Richard E Grant, Mark Gatiss and Bridget Jones creator Helen Fielding are to front programmes in a year-long “celebration of literature” on the BBC.
BBC Arts acting director Lamia Dabboussy said: “We’re hoping to get the nation reading, re-reading and debating novels through this year-long focus on literature across the BBC.”
Oscar-nominated actor Grant will visit locations that have inspired writers in France, Italy and Spain for a three-part documentary on BBC Four.
Grant, whose career launched with Withnail and I, is also the author of The Wah Wah Diaries and By Design: A Hollywood Novel, will visit locations that have inspired writers in France, Italy and Spain for a three-part documentary on BBC Four.
Fielding will mark the 25th anniversary of her comic creation in Being Bridget, a character brought to life for the big screen by Renee Zellweger.
A spin-off from BBC One’s new Dracula drama will see Gatiss trace the influence of Bram Stoker’s Count.
Gatiss, who has co-written the major BBC One/Netflix drama, will front the documentary titled In Search of Dracula, looking at the character’s origins and legacy.
It will also include a reunion of seven Hammer Horror brides.Gatiss is also the author of a series of spoof novels which started with The Vesuvius Club and includes Devil in Amber and Black Butterfly.
Other highlights in the year include:
BBC Two’s three-part series The Novels That Shaped Our World will focus on how fiction has reflected and shaped society over 300 years in the areas of empire and slavery, women’s voices and class experience.There will also be a Novels That Shaped our World Festival in collaboration with libraries and reading groups.
BBC Two will tell the story of Michael Bond and his greatest creation, Paddington Bear.The books have spawned a whole cuddly toy industry, a TV series and two films featuring the voice of Ben Whishaw as the bear from darkest Peru.
Artist Gillian Wearing will celebrate George Eliot in a BBC Four documentary for the bicentenary of her birth, while five contemporary writers will do the same on Radio 4.Eliot’s masterpiece Middlemarch will be adapted for Radio 4, and Radio 3 will re-examine The Mill on the Floss. Elliot is also the author of Silas Marner.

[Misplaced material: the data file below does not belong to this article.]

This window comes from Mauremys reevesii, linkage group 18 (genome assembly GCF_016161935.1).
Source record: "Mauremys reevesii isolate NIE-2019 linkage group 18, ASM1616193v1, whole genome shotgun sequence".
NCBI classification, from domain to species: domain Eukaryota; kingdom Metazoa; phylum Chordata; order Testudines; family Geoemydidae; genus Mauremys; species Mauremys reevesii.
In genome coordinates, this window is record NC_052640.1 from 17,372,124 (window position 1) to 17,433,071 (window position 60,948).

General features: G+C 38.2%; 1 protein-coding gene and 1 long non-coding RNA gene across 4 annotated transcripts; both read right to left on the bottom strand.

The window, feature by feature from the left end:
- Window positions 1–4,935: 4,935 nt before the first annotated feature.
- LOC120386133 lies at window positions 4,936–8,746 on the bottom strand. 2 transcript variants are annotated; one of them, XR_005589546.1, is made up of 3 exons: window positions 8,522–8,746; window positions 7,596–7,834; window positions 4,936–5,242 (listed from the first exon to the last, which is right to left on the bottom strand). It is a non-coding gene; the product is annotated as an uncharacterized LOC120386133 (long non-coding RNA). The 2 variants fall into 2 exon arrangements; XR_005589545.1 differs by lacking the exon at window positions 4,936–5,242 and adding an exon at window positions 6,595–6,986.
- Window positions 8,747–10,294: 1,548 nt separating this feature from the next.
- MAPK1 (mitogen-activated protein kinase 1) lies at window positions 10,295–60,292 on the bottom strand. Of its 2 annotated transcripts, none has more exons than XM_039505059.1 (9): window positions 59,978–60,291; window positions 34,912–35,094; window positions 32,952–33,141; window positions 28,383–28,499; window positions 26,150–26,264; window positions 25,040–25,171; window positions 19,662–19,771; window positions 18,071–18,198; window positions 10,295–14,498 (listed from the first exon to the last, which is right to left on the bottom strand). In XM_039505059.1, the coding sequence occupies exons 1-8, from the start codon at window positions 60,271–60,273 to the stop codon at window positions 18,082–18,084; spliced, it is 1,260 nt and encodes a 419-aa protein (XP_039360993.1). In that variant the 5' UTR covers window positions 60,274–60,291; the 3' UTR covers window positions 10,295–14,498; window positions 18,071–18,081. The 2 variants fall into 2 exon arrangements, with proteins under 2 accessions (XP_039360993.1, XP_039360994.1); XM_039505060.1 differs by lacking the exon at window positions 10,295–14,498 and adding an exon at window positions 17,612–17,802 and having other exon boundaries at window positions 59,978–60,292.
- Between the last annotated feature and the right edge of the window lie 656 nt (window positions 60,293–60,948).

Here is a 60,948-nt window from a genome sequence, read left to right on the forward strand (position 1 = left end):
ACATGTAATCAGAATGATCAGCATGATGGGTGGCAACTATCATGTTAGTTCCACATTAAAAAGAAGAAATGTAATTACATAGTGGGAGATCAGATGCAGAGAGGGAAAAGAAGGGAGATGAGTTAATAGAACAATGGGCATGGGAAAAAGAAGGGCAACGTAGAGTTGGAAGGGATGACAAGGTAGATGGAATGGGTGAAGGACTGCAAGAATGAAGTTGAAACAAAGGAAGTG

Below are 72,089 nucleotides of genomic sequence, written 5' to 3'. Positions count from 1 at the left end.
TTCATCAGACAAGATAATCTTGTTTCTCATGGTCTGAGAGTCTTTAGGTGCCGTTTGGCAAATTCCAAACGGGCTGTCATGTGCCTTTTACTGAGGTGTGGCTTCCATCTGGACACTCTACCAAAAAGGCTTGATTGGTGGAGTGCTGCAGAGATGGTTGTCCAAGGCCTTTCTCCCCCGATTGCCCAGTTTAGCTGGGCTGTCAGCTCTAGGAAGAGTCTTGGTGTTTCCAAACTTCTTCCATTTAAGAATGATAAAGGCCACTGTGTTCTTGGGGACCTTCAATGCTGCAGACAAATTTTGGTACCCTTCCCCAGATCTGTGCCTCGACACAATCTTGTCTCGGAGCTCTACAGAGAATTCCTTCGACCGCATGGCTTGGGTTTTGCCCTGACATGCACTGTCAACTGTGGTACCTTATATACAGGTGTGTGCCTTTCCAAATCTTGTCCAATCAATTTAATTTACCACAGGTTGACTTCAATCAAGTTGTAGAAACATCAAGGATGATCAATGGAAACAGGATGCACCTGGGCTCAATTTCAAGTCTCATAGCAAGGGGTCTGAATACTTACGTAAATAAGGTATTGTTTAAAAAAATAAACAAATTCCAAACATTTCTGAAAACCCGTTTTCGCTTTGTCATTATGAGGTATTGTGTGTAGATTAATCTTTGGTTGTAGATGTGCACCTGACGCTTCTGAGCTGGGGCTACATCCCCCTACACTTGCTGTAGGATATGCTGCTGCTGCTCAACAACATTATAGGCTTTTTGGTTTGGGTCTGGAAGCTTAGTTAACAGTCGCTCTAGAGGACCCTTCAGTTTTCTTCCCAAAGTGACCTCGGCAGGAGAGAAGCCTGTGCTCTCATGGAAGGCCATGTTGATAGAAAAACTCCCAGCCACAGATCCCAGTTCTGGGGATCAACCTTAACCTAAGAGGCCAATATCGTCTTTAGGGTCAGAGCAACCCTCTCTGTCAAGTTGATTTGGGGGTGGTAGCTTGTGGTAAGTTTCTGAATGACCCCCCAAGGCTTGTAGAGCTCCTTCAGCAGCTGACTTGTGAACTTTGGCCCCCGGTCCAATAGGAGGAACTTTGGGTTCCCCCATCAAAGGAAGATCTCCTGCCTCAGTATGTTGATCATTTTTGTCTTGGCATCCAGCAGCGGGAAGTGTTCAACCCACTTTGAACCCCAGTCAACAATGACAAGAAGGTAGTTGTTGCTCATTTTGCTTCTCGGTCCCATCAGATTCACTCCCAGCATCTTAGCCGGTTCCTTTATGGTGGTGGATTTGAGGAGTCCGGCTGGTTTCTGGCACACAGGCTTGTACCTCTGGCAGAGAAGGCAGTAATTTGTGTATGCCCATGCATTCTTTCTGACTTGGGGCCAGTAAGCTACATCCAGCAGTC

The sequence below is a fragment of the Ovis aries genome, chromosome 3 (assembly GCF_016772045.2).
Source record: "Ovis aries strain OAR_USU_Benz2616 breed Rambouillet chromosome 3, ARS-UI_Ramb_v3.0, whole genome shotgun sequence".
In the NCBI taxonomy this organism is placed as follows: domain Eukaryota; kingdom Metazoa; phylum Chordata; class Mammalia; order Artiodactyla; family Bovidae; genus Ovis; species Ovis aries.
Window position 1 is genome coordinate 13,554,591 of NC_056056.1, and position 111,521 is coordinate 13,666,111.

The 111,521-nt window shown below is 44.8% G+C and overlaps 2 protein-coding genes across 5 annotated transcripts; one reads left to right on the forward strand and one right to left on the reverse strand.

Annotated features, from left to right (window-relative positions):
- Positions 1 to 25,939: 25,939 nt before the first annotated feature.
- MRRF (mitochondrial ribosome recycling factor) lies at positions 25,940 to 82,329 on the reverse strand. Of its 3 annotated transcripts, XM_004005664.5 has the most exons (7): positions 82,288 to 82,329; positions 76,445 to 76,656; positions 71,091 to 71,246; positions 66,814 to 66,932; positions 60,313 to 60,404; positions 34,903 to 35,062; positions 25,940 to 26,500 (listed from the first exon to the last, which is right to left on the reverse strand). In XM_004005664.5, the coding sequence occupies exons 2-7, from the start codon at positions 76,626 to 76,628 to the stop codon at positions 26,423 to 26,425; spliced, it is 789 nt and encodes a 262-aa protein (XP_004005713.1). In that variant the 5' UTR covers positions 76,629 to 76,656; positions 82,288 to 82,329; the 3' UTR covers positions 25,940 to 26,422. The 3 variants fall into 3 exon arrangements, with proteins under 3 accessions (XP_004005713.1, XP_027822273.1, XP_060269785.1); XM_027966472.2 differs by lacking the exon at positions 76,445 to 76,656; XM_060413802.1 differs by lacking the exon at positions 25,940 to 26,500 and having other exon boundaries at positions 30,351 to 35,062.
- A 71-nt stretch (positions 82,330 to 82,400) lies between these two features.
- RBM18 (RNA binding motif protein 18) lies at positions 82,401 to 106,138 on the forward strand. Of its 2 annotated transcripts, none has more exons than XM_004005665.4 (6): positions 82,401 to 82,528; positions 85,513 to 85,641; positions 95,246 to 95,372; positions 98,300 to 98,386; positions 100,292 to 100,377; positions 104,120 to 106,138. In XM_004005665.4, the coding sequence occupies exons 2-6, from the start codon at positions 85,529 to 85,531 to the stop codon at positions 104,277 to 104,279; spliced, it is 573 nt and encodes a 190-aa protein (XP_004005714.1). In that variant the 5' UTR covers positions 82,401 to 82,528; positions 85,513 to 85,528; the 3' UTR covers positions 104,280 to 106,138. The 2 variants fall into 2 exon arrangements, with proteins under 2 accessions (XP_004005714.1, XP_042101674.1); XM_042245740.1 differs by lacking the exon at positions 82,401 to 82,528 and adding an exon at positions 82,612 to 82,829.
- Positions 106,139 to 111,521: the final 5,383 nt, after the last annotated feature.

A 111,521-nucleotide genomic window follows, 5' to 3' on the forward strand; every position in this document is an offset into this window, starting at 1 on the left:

British Nigerian historian, writer, broadcaster, David Olusoga will chart the rise of the African novel for BBC Four.
There will also be programmes focusing on the work of Hilary Mantel and the late Toni Morrison.
The last in Mantel’s trilogy about Thomas Cromwell The Mirror and the Light was released earlier this year.
It completed the series which started with Wolf Hall followed by Bring Up the Bodies, both of which won the Booker Prize. Wolf Hall has been adapted for the stage and television.
It charts the rise and fall of Thomas Cromwell, a blacksmith’s son who became chief advisor to the Tudor king Henry VIII.The trilogy has far surpassed in popularity any other of Mantel’s books which include A Place of Greater Safety and Beyond Black.
Morrison was an American novelist, essayist, book editor, and college professor. Her first novel, The Bluest Eye, was published in 1970. The critically acclaimed Song of Solomon brought her national attention and won the National Book Critics Circle Award. In 1988, Morrison won the Pulitzer Prize for Beloved.